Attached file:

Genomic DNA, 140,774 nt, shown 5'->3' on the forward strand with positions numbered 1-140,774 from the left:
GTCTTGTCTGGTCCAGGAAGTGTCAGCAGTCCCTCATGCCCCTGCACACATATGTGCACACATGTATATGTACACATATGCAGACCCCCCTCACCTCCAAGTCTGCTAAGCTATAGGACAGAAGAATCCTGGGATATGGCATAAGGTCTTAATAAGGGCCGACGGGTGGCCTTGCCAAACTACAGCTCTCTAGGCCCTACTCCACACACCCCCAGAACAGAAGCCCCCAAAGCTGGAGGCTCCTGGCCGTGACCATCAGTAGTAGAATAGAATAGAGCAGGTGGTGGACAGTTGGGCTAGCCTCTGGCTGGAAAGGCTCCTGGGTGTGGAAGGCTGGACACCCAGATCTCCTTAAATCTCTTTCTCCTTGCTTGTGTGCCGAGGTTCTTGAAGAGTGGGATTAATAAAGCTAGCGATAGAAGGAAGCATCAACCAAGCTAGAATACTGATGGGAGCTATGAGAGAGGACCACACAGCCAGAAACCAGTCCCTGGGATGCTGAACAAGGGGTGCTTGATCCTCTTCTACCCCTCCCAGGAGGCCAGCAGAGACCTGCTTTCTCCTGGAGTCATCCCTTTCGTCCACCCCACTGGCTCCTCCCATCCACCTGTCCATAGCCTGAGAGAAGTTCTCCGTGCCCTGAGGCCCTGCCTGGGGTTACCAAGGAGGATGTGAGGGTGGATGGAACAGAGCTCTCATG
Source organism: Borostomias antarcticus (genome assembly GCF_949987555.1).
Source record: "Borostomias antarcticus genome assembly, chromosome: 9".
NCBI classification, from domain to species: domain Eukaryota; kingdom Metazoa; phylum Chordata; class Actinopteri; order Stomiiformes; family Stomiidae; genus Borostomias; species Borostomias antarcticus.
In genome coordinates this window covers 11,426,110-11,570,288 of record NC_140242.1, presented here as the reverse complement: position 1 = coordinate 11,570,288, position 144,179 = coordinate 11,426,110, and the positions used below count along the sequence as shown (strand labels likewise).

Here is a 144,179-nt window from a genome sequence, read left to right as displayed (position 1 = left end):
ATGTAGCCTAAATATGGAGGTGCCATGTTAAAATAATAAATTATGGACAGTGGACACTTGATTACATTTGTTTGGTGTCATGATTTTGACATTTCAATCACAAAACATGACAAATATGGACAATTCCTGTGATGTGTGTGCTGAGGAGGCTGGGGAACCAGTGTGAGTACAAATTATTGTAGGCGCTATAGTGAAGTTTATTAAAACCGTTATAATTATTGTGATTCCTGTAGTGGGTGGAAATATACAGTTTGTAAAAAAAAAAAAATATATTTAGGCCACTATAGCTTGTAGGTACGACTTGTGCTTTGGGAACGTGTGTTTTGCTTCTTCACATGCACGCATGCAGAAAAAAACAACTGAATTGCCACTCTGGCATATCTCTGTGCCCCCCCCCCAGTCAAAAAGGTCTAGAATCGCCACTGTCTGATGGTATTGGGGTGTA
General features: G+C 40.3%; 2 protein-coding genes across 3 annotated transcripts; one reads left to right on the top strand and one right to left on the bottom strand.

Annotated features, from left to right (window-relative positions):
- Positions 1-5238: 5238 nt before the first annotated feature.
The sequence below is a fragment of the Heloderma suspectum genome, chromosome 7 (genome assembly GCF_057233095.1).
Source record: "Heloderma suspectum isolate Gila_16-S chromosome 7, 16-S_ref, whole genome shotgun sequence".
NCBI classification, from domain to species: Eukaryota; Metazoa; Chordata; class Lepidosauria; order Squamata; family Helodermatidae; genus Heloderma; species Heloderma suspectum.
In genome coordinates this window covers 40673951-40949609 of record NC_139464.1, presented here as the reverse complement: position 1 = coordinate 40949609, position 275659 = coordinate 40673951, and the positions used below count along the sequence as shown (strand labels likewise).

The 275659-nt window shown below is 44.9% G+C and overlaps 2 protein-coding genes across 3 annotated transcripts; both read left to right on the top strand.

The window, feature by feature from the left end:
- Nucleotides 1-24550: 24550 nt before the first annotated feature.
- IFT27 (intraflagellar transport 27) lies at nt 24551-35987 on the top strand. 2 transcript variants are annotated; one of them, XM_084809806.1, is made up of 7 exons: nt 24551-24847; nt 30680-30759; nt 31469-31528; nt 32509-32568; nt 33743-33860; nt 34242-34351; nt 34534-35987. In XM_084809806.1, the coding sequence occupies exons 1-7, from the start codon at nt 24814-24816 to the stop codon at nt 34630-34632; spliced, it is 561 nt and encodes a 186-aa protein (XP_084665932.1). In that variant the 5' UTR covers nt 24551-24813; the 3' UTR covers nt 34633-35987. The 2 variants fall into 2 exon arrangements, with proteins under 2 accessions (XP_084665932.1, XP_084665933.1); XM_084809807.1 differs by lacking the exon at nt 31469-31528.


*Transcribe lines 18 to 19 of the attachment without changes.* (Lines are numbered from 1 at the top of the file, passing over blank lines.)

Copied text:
- Nucleotides 1-24550: 24550 nt before the first annotated feature.
- IFT27 (intraflagellar transport 27) lies at nt 24551-35987 on the top strand. 2 transcript variants are annotated; one of them, XM_084809806.1, is made up of 7 exons: nt 24551-24847; nt 30680-30759; nt 31469-31528; nt 32509-32568; nt 33743-33860; nt 34242-34351; nt 34534-35987. In XM_084809806.1, the coding sequence occupies exons 1-7, from the start codon at nt 24814-24816 to the stop codon at nt 34630-34632; spliced, it is 561 nt and encodes a 186-aa protein (XP_084665932.1). In that variant the 5' UTR covers nt 24551-24813; the 3' UTR covers nt 34633-35987. The 2 variants fall into 2 exon arrangements, with proteins under 2 accessions (XP_084665932.1, XP_084665933.1); XM_084809807.1 differs by lacking the exon at nt 31469-31528.